Somebody wrote in The Age the other day that the AFL had the second-highest attendance of any domestic sports league in the world. I was sceptical (it was The Age after all), so I did a little digging and found this survey compiled by www.sportingintelligence.com, which proved me correct. The AFL indeed was NOT second. It was third. And that’s pretty remarkable when you consider the competition. The best-attended domestic sports league in the world is -- no surprise here -- the National Football League, which averaged a massive 67,509 fans per game in 2009. Next up was the German Bundesliga, with a very healthy 42,499. The AFL, with teams in just six or seven cities (is Geelong a city?), was not that far behind, with 37,790 fans per game. That’s better than the English Premier League, which despite its worldwide marketing prowess, massive television audience, and globally famous clubs, finished in fourth place with an average of 34,158. Major League Baseball was fifth, at 30,338, and was actually the leader in total attendance, pulling more than 73 million fans through the gates. Of course, each MLB team plays 162 games per season, most of any league in the world. In sixth place, and probably a surprise to many reading this, is the Canadian Football League at 28,572 fans per game. Canadian football, for those unaware, is similar to American football, with slightly different rules, such as 12 players instead of 11 and three downs instead of four. The top 10 is rounded out with Spain’s La Liga (28,474) , the Japanese pro baseball league (25,926), the Italian Serie A (25,282) and cricket’s Indian Premier League. The IPL’s inclusion on this list is somewhat controversial, since methods for determining attendance at Indian grounds can be dubious. Cricket on the sub-continent dubious? Surely not. The big winners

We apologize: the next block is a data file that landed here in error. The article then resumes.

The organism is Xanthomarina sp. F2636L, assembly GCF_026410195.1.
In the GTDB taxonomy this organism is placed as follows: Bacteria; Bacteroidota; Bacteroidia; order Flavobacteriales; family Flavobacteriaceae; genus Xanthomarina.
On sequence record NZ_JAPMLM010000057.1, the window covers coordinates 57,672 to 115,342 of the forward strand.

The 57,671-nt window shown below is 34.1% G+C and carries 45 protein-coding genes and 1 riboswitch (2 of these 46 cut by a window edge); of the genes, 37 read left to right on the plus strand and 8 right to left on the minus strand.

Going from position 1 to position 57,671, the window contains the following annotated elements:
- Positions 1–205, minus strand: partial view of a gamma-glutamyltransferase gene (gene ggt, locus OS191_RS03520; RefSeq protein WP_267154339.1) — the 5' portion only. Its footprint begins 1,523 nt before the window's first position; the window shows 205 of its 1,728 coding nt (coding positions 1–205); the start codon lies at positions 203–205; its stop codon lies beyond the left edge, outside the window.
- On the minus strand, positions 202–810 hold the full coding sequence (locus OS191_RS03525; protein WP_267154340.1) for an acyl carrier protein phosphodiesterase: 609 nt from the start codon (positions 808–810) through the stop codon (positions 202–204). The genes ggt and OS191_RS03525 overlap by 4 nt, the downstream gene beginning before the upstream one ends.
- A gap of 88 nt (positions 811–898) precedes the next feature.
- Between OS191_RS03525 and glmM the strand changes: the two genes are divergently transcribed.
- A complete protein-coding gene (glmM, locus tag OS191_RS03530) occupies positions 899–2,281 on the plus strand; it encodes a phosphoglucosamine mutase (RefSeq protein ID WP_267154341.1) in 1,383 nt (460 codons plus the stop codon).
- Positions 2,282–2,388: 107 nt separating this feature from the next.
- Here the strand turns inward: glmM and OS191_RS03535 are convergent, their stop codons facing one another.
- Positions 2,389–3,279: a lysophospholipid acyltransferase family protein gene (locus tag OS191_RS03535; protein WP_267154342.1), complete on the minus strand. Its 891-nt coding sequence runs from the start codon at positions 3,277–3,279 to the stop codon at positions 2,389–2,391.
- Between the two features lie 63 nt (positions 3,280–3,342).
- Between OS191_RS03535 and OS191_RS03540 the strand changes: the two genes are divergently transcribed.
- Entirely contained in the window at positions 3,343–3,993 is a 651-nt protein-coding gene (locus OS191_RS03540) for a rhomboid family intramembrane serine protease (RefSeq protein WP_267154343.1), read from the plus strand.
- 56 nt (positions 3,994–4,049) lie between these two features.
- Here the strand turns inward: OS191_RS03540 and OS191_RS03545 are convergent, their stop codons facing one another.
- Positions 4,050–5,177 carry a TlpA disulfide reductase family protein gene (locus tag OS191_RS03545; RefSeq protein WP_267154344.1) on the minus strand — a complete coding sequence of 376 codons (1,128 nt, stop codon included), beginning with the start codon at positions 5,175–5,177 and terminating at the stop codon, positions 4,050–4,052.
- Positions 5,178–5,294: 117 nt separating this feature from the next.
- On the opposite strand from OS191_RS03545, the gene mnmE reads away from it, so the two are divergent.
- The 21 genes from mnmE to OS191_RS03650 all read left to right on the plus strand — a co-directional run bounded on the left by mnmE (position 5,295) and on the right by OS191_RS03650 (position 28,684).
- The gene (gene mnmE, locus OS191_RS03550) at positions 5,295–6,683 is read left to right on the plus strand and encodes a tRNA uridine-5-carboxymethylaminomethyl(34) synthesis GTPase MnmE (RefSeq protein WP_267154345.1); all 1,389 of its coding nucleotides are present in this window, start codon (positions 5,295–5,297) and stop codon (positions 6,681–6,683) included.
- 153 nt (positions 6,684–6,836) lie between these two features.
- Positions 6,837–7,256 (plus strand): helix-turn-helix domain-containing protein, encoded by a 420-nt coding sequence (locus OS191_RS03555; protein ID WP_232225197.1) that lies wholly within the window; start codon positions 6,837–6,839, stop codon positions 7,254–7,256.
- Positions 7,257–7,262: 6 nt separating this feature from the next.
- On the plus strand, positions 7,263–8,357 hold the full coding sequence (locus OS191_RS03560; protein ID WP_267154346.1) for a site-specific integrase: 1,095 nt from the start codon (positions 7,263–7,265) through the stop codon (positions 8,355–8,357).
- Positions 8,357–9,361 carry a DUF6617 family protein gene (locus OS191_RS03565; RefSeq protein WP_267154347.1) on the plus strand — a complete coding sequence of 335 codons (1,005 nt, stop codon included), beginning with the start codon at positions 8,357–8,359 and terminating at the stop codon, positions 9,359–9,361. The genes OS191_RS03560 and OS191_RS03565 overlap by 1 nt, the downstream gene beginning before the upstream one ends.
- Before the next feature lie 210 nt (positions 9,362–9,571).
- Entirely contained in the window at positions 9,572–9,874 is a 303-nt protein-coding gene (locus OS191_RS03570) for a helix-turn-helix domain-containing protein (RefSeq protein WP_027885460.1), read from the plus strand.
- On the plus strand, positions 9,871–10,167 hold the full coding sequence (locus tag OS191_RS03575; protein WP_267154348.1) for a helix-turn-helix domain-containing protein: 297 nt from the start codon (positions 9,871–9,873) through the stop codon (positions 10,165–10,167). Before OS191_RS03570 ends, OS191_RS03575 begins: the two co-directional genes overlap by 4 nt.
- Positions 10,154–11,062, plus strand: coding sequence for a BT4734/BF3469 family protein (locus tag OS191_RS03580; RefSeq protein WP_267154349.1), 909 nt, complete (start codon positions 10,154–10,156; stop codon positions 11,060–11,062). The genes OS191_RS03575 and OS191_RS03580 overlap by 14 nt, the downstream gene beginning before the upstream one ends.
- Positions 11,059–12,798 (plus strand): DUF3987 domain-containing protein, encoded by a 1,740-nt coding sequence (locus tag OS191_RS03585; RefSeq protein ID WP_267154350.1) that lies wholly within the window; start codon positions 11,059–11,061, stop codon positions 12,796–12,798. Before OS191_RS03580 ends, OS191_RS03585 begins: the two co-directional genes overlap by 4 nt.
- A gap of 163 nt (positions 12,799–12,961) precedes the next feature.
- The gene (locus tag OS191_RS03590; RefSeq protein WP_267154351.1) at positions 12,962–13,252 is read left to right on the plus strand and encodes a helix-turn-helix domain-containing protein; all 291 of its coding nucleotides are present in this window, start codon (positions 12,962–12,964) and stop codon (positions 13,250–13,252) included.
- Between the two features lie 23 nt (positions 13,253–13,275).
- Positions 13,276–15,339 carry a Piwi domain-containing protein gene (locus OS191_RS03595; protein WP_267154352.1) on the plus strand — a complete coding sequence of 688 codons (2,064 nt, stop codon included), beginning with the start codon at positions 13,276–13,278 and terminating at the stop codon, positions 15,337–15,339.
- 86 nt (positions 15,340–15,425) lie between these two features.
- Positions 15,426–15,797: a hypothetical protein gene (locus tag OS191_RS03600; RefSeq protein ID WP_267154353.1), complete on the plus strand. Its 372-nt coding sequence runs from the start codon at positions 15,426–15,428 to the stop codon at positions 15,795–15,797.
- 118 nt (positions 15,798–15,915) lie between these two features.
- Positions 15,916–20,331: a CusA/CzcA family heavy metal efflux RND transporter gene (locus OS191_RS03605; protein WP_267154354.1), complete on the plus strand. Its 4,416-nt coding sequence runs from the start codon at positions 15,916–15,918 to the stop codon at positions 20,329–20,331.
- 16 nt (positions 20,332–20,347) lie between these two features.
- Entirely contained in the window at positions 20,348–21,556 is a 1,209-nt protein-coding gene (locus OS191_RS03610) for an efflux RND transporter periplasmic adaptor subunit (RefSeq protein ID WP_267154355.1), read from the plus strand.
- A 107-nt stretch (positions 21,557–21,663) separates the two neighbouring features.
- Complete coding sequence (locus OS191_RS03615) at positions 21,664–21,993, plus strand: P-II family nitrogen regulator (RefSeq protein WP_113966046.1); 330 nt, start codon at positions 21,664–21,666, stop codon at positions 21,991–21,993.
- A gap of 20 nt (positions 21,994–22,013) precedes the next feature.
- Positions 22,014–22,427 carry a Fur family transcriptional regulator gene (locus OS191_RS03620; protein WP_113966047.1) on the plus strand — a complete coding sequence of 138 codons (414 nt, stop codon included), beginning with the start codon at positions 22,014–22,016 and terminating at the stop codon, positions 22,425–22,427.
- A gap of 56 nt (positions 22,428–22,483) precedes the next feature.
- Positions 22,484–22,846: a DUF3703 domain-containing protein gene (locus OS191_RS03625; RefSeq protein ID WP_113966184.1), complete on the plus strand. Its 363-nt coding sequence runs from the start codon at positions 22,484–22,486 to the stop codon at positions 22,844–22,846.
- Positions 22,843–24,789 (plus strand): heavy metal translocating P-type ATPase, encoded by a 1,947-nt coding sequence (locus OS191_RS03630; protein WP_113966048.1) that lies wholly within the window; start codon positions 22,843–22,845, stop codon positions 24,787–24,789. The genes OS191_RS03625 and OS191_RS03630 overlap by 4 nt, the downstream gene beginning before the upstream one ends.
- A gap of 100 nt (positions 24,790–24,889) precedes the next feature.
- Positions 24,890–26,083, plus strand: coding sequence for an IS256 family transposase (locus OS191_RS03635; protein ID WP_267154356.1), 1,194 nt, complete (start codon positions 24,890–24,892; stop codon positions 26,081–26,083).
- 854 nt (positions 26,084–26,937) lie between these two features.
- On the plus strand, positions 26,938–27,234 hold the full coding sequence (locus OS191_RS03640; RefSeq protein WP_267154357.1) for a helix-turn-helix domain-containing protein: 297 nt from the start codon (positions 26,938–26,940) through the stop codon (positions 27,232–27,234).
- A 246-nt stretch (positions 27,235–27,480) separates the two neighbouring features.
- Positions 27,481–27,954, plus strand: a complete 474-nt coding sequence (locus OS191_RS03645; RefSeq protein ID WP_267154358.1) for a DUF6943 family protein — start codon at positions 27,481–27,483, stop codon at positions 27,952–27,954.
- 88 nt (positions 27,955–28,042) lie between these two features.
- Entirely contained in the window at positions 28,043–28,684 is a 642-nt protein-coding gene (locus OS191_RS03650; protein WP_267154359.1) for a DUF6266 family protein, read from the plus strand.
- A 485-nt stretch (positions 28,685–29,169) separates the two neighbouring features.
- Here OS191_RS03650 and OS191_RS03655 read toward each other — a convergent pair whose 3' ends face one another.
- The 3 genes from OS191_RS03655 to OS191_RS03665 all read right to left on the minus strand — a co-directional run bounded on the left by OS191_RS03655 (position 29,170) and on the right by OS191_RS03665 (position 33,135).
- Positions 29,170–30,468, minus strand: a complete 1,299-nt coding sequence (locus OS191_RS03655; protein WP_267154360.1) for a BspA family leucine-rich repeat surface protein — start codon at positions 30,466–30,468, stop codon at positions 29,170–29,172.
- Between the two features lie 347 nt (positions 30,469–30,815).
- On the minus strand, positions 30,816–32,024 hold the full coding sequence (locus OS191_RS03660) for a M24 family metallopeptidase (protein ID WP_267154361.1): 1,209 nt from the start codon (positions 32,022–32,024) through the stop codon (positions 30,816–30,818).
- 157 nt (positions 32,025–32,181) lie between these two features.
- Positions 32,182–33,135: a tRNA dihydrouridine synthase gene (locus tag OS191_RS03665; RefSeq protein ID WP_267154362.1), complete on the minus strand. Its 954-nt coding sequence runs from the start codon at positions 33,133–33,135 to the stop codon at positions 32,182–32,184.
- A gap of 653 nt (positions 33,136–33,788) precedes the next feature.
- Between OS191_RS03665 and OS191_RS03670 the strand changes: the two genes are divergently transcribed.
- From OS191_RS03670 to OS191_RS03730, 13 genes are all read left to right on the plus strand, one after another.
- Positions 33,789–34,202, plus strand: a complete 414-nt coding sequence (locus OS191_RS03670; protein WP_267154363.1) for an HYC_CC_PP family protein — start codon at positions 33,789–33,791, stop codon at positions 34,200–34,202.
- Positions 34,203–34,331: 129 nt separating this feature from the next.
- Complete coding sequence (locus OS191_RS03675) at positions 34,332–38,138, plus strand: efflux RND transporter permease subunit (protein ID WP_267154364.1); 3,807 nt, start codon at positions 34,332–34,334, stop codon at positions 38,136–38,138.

• AFL: As most "foreigners" to AFL footy soon figure out, this is one of the most unique sporting situations in the world, with nine of 16 (soon to be 17) teams located in Melbourne. I’ve heard some say that the only thing similar is soccer in London, and while I get the comparison, it doesn’t do the AFL phenomenon justice. After all, London’s population is almost twice that of Melbourne, and at the moment, has only four teams competing at the highest level. Just FYI, only two London-based English Premier League clubs drew more fans per game for the 2009 season than the AFL average. Arsenal averaged 59,927 per game and Chelsea 41,422. The other two were Tottenham Hostpur (35,794) and Fulham (21,180).
  • Bundesliga: Long considered the "fourth" league, behind the EPL, La Liga and the Serie A, the Bundesliga is coming on strong, especially at the gate. Most clubs are following a strong financial model, unlike those in England, Spain and Italy, and many experts think the on-field product will close the gap as well.
  • NFL: Considering how bad the US economy has been, the NFL has been able to keep its attendance figures -- and its TV ratings -- strong and steady. There’s no doubt teams are hurting, but creative marketing and unique sponsorship deals have helped sustain elite levels.
Big losers
  • Serie A: Once considered the best football league in the world, the Serie A is still dealing with the fallout from match-fixing scandals and crowd violence.
  • NRL: The northern states’ version of footy doesn’t even make the cut here when it comes to attendance.
  • MLB: America’s "national pastime" is having a better 2010, but the statistics from 2009 show a drop of more than 2000 fans per game on average. The sport also continues to fall further behind the NFL in television ratings, media coverage and overall relevance.
*Back Page Lead is a sports opinion website that provides sports content to Crikey.